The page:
HALPERIN: He’s in a phase now, I’ve seen this before with other nominees, he’s in the phase where he recognizes there seems like a lot of good choices and then you start going one-by-one and it’s like: uh, everybody’s got flaws. And there’s a lot of pressure, and he understands. He’s asked about it all the time. He’s asking people about it all the time. He knows that a good pick really helps his chance of winning and a bad pick —

JOE: Who’s his best pick?

HALPERIN: Um, of the people under consideration, I think Mike Pence might actually be the best pick. Everybody has downsides; I could tell you all the reasons not to pick Mike Pence. But to me, from the beginning, he needs someone who the country will look at and say: that’s a responsible choice; you’ve picked someone who could step in if something happened to you.

MIKA: Does he have foreign policy experience?

HALPERIN: He’s got a lot of foreign policy experience from his time on Capitol Hill. His resume is very similar to John Kasich’s, which is to say, Washington and national security experience from his time in the House, and now the governor of a Midwestern state.

. . . .
JOE: VP pick, what do you think, Harold? What’s his best VP pick?

HAROLD FORD, JR.: Far be it for me to give him advice but someone in the military would be more helpful. I served with Mike Pence, he’s a good guy. We don’t agree on a lot of things but he certainly wouldn’t be a bad pick. Someone who can help shore up military experience in a direct and obvious way.

MIKA: How he would deal with ISIS and if he understands geo politics. I think he needs someone to fill that void.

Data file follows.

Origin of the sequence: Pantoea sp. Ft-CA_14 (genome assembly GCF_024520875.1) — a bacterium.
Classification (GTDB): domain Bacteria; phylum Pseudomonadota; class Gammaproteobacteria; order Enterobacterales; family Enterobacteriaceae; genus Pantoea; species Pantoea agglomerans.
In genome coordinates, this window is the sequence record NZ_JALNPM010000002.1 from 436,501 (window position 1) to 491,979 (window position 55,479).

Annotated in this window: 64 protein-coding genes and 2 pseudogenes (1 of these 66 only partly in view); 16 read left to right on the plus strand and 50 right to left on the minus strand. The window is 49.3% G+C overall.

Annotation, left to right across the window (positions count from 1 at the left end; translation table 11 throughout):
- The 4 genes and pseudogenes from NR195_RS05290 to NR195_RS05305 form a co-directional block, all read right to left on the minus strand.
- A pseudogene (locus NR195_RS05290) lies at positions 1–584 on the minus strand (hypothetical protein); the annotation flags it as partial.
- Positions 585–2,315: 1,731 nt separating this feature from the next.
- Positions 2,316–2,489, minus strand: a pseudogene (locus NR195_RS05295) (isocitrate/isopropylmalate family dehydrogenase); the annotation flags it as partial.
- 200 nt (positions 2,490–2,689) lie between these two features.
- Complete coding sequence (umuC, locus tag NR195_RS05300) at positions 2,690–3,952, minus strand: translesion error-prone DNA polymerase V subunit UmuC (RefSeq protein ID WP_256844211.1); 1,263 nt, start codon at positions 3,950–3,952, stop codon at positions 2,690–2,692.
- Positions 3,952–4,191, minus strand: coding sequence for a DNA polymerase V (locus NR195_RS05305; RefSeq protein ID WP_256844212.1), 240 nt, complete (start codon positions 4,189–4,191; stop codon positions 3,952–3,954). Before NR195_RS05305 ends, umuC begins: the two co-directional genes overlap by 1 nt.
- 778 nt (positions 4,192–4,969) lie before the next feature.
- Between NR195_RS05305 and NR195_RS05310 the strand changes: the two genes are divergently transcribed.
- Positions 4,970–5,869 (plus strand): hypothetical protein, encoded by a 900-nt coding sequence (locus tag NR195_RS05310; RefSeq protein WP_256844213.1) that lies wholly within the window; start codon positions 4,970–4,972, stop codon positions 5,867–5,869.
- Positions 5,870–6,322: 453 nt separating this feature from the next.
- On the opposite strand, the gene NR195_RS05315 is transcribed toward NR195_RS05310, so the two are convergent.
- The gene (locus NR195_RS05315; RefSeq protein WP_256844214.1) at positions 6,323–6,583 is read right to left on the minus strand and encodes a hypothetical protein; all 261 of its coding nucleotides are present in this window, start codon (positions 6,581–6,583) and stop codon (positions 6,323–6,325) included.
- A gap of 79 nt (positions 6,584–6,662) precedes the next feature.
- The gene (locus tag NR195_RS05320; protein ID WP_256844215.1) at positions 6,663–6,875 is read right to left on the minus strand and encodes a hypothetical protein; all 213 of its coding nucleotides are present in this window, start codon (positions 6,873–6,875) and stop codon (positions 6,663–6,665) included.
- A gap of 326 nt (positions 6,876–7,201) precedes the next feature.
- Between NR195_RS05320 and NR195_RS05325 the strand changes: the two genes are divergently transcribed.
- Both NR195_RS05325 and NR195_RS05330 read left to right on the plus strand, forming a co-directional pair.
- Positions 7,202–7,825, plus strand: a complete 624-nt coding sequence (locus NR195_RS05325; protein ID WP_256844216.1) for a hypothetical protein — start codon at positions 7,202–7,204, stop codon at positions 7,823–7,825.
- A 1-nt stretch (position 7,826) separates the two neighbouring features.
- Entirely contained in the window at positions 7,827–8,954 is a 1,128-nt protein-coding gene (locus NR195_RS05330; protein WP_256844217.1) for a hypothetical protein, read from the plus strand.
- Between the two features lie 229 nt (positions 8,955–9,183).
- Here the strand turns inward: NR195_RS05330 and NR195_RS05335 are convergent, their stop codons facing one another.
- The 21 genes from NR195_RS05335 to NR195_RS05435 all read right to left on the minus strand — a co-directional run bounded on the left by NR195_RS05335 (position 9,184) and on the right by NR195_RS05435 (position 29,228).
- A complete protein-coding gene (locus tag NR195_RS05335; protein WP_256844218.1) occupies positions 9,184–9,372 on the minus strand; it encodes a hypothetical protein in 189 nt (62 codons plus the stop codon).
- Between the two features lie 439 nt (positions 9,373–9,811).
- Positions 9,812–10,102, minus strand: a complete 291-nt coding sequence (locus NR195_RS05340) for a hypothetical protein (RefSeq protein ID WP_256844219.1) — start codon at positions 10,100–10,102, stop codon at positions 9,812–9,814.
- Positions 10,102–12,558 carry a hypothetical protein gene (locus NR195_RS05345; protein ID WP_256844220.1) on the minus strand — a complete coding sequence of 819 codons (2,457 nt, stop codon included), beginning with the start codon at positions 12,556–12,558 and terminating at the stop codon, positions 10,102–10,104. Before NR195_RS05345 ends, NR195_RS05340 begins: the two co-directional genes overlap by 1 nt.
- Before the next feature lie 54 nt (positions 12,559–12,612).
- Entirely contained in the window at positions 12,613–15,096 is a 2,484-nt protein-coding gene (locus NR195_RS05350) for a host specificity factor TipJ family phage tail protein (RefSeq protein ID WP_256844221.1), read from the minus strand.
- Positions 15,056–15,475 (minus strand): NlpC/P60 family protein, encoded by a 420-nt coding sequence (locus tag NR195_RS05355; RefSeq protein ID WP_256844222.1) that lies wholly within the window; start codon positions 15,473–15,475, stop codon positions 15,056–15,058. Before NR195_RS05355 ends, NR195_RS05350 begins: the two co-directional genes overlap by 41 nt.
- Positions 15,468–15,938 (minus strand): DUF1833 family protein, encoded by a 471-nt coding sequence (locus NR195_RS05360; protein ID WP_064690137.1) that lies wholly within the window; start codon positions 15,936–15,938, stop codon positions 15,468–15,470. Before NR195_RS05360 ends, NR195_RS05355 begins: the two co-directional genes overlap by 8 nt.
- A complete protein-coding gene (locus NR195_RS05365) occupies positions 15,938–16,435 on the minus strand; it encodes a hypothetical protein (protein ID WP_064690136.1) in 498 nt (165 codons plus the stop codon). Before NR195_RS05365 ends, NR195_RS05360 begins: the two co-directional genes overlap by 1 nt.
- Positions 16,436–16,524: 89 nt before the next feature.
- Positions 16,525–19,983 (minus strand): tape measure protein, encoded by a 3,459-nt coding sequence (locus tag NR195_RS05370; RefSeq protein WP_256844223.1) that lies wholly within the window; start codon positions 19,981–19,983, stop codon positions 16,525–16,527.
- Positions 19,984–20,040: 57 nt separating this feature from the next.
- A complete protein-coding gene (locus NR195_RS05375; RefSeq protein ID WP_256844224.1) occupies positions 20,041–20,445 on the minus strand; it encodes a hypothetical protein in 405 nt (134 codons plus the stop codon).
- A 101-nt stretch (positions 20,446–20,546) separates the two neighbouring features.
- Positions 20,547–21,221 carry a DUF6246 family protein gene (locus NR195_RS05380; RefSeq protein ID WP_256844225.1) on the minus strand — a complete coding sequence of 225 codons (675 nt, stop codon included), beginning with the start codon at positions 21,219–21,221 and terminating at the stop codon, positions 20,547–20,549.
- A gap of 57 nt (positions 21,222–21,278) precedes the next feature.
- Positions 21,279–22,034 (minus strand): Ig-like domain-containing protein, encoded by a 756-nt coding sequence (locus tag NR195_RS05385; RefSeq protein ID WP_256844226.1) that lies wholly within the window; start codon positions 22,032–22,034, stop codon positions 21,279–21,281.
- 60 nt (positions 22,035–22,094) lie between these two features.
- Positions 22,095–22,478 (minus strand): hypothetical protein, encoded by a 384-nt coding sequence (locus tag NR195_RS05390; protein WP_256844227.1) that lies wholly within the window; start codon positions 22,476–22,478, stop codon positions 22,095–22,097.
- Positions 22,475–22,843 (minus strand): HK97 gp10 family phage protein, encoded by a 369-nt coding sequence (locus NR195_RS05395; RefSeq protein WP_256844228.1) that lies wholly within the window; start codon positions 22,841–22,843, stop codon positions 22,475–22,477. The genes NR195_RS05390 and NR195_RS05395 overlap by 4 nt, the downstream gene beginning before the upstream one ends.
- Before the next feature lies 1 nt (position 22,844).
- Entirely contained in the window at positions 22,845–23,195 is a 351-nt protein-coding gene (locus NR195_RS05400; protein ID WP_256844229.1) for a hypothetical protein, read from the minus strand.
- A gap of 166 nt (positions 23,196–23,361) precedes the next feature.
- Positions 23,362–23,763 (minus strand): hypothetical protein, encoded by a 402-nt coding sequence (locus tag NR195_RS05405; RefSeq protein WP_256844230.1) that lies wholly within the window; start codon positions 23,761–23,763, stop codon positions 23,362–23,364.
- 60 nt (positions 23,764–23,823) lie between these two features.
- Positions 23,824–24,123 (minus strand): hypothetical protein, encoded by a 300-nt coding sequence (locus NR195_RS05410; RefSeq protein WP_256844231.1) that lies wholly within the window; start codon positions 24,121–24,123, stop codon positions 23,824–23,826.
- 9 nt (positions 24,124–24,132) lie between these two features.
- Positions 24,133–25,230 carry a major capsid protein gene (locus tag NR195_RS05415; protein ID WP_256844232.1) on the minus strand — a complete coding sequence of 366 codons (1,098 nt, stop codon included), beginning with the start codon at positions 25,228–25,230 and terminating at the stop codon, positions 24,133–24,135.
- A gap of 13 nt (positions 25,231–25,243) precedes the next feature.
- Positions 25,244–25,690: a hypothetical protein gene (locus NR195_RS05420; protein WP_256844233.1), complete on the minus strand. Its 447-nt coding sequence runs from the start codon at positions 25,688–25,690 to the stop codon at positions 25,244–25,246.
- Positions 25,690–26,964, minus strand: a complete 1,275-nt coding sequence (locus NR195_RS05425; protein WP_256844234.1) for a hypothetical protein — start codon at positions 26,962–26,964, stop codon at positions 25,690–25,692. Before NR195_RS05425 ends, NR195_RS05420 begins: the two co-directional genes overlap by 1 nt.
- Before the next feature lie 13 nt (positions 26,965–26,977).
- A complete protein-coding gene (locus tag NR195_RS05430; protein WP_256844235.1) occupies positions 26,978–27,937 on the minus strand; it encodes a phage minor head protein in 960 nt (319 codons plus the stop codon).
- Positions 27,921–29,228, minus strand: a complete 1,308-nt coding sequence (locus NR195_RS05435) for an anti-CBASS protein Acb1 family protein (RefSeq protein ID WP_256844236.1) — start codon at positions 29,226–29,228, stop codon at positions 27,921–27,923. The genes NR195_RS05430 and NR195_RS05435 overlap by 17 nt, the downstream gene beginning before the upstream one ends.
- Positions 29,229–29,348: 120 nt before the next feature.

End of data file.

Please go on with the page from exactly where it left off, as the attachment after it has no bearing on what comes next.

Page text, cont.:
. . .

MIKA: So who you think is going to be the vice-presidential pick, Joe?

JOE: Well I think of the names chosen, my concern about Mike Pence is, you never know how somebody’s going to act on the national stage. You know the national stage: it’s easy to get out there and say some pretty dumb things even if you’re a smart guy. Same thing with a general. I would warn everybody away from the general only because you look at what happened with Wesley Clark the first couple of days.

AL SHARPTON: I was in that race.

JOE: Yeah! You want somebody that’s been on the big stage, that excels on the big stage and, really, you’ve got Newt Gingrich who’s all over the place and then you’ve got the guy who was one in the best campaigners in the Fall and the guy who finished Marco Rubio’s campaign single-handedly and that’s Chris Christie. He’s got low approval ratings in New Jersey.

MIKA: Think you need a foreign policy —

JOE: You’ve got all that stuff but I will tell you Chris Christie’s a guy you know you can put out there, he’s not going to embarrass you and chances are pretty good he’s going to embarrass the other side. If Hillary Clinton were to pick Elizabeth Warren and then Elizabeth Warren and Chris Christie would be two able number twos going after each other.